With the COVID-19 pandemic, the ground shifted under our feet, seemingly overnight. Organizations are forced to make the transition away from traditional conference rooms, and become acquainted with remote meeting technologies. 

SingularityU Canada has experience running meetings in virtual spaces (we are rooted in exponential technologies, after all). Here are a few tips and tricks we have gathered, that will help set you up for success as you navigate the virtual conference room. 

Preparation is key – plan for the worst, hope for the best 

There is a saying in the SU Canada community: “AI is easy, AV is hard,” meaning that some of the accessible, everyday technologies can end up posing more issues than even the most advanced. Technology may sometimes not act in your favour, and cause complications during your session. We recommend having contingency plans for system failure as well as server overload (too many users):

  • If the platform is customizable, alter the wording on error pages so your audience is informed and assured. Add contact information or include your alternate communications channel (such as Twitter), where participants can check the status of your event, and include information in the invitation about what to do if the platform fails (i.e. who should they reach out to)? If the system does go down or is delayed, have a pre-written script for your facilitator to use in their speaking notes. 
  • Keep the platform chat function enabled or have a designated “waiting room” area (such as Twitter or Facebook), and post an update immediately so you don’t lose people. 

Know your audience

Who is attending these meetings? Are they tech-savvy, or do they work in more traditional organizations that may not be as well-versed in using digital platforms? Government organizations have more robust firewalls, and may need to go through their IT team in order for the system to accept (‘whitelist’) the program, which can take some time. 

Select a few users to first test out the platform, and ask them to share their screen while they set themselves up. Take note of any pain points and try to solve them, or provide the resources to solve them ahead of time for your whole audience. 

Clarify and communicate 

The more directions you can share with your participants ahead of your meeting or event, the better. This should include:

  • A step-by-step guide on how to download the platform, including the device requirements in order to download. This also encourages participants to trial the platform before, which can lead to a smoother event. 
  • Send reminder emails shortly before the event begins with access links, and have pre-drafted emails on hand to be sent out if there are issues with the platform, and if those issues are not solved within 10 minutes. 

During the event, we recommend that you:

  • Begin your meeting on time! Begin with a low risk activity or opener that people can join as they enter, such as an icebreaker.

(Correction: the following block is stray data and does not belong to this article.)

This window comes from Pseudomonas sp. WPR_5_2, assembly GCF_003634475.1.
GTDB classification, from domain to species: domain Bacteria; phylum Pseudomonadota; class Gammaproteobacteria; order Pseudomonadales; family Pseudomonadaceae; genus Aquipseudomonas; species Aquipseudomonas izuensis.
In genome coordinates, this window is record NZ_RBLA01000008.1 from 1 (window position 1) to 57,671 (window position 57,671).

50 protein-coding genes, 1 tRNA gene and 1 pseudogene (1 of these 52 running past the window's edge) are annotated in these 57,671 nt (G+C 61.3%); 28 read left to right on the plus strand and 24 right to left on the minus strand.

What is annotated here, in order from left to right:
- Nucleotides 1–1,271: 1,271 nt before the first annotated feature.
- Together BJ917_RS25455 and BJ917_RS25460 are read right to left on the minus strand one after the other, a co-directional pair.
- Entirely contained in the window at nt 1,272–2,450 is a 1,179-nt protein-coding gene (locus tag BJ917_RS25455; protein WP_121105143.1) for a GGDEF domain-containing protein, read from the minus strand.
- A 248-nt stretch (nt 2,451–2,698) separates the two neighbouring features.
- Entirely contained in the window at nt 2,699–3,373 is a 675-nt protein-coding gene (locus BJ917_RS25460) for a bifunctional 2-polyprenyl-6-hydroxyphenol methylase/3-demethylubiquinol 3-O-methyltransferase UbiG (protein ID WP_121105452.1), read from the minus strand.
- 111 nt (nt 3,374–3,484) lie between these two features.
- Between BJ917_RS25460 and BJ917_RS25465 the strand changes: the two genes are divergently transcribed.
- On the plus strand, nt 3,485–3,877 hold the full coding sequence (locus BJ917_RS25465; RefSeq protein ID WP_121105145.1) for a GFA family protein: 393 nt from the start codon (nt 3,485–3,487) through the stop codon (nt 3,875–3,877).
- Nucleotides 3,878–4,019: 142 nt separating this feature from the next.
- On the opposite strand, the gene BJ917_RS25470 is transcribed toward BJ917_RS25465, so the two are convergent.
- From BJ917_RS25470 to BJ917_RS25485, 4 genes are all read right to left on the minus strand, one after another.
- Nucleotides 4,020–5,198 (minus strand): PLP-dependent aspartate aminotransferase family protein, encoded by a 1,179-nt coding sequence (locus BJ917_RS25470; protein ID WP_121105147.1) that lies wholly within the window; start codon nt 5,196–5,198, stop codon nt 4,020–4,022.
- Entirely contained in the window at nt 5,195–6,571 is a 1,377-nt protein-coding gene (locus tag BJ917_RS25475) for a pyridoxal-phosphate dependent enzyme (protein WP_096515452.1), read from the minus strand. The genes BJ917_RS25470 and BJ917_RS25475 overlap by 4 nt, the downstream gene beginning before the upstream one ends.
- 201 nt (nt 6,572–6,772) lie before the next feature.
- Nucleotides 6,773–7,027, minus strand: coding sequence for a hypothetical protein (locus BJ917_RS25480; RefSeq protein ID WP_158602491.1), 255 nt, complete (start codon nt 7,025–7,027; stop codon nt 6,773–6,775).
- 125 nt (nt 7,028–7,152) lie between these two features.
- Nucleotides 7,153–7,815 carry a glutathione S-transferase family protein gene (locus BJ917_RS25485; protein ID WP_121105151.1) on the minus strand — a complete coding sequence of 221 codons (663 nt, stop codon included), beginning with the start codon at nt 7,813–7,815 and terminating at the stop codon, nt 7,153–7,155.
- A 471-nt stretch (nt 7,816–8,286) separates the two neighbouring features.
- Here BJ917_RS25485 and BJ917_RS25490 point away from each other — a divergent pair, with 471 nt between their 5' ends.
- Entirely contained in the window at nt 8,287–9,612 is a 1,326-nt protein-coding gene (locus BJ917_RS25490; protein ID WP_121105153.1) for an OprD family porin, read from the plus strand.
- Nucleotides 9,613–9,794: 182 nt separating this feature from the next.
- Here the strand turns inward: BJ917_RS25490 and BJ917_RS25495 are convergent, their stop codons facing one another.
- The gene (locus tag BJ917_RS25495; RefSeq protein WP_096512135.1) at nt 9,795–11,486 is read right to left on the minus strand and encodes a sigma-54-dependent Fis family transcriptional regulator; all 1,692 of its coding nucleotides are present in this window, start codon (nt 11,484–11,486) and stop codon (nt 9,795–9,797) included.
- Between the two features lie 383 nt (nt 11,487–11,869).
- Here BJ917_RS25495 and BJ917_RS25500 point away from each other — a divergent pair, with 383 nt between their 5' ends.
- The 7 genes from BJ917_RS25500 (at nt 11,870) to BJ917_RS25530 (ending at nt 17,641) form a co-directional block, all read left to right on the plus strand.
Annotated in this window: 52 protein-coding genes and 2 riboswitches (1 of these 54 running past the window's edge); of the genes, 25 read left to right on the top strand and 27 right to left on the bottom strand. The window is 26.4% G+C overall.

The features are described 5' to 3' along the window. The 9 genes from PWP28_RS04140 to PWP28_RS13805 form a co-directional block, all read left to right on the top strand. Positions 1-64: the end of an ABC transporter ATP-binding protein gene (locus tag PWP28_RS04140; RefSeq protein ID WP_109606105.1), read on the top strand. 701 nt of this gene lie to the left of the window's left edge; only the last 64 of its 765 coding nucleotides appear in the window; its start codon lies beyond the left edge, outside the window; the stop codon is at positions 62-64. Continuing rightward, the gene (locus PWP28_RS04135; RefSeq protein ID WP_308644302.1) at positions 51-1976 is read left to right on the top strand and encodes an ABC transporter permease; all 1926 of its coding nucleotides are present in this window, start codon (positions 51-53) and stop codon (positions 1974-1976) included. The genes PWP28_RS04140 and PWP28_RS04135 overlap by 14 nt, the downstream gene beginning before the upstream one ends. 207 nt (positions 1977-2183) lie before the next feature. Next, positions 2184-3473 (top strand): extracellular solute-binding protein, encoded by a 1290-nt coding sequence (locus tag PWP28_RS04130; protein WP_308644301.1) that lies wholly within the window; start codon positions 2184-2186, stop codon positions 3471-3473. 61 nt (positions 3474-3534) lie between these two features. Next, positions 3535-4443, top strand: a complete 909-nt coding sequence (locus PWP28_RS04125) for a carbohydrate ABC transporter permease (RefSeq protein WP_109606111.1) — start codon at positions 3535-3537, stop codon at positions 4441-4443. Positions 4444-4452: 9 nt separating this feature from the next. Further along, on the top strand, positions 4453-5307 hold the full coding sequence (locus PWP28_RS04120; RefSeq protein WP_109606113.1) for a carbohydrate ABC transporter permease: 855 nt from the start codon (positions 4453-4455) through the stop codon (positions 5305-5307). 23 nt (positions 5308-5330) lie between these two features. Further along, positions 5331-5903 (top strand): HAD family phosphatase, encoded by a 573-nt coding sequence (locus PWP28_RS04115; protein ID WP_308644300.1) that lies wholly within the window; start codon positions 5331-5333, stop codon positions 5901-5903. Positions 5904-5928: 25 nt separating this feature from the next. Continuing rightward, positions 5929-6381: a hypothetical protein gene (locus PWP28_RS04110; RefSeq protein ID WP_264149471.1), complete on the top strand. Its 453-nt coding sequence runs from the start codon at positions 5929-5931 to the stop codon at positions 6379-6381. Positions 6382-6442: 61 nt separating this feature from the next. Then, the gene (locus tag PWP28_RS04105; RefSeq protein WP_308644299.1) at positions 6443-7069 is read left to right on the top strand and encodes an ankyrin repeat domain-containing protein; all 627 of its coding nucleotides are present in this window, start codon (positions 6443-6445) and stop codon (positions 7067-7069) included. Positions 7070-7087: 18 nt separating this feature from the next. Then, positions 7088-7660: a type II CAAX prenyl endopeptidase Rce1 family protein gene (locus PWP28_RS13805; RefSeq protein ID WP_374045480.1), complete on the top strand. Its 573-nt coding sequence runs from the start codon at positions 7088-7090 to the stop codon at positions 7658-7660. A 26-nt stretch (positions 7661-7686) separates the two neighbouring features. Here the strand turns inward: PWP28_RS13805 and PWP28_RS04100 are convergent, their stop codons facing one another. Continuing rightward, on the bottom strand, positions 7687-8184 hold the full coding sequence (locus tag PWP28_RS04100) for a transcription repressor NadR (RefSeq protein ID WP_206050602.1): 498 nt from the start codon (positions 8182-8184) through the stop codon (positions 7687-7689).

• Ensure staff are available for technical support, and ensure that they are distinguishable from the other guests (for instance, when we run an event in virtual reality platform VirBELA our avatars all wear pink hats). 
  • Record your events, so your team can review and analyze what worked and what did not. Test a recording platform before your event to ensure that it doesn’t have a time limit and that it can run simultaneously with your main platform. 
  • Begin your session with a 10-minute ‘explainer session’ to show people how to use the platform. Areas to cover include chat functionalities and how to mute oneself. 
  • Encourage participants to close all programs other than the platform itself, especially if it is a larger platform. This will aid platform performance, as well as keep users engaged and focused on the meeting at hand.
  • Include troubleshooting information in your introductory or first session, even if things are going smoothly. With all participants dispersed, some people might get left behind without you knowing about it. 

Prepare your speaker ahead of the event

If your event will feature a guest speaker or facilitator, ensure that they are also prepared. 

  • Gather as much information about the audience as possible beforehand, and share this with your speaker so that they can curate their content accordingly.  
  • Mute all their devices, so no phones are ringing or notification sounds are heard while they present. 
  • Use headphones, as this minimizes echo and feedback. 
  • Check the sharing settings for all presentation files in advance. 
  • When a speaker is onstage in a virtual meeting room with an avatar such as VirBELA, they should try to move around the stage as they would in person.  

Leading your team and holding meetings in the virtual world takes time and practice, yet is increasingly becoming an essential skill as we foray into the remote working environment.   

For more information on virtual event platforms, assistance in planning your next virtual event, or finding your speakers or facilitators, reach out to us at info@sucanada.org – we are happy to help!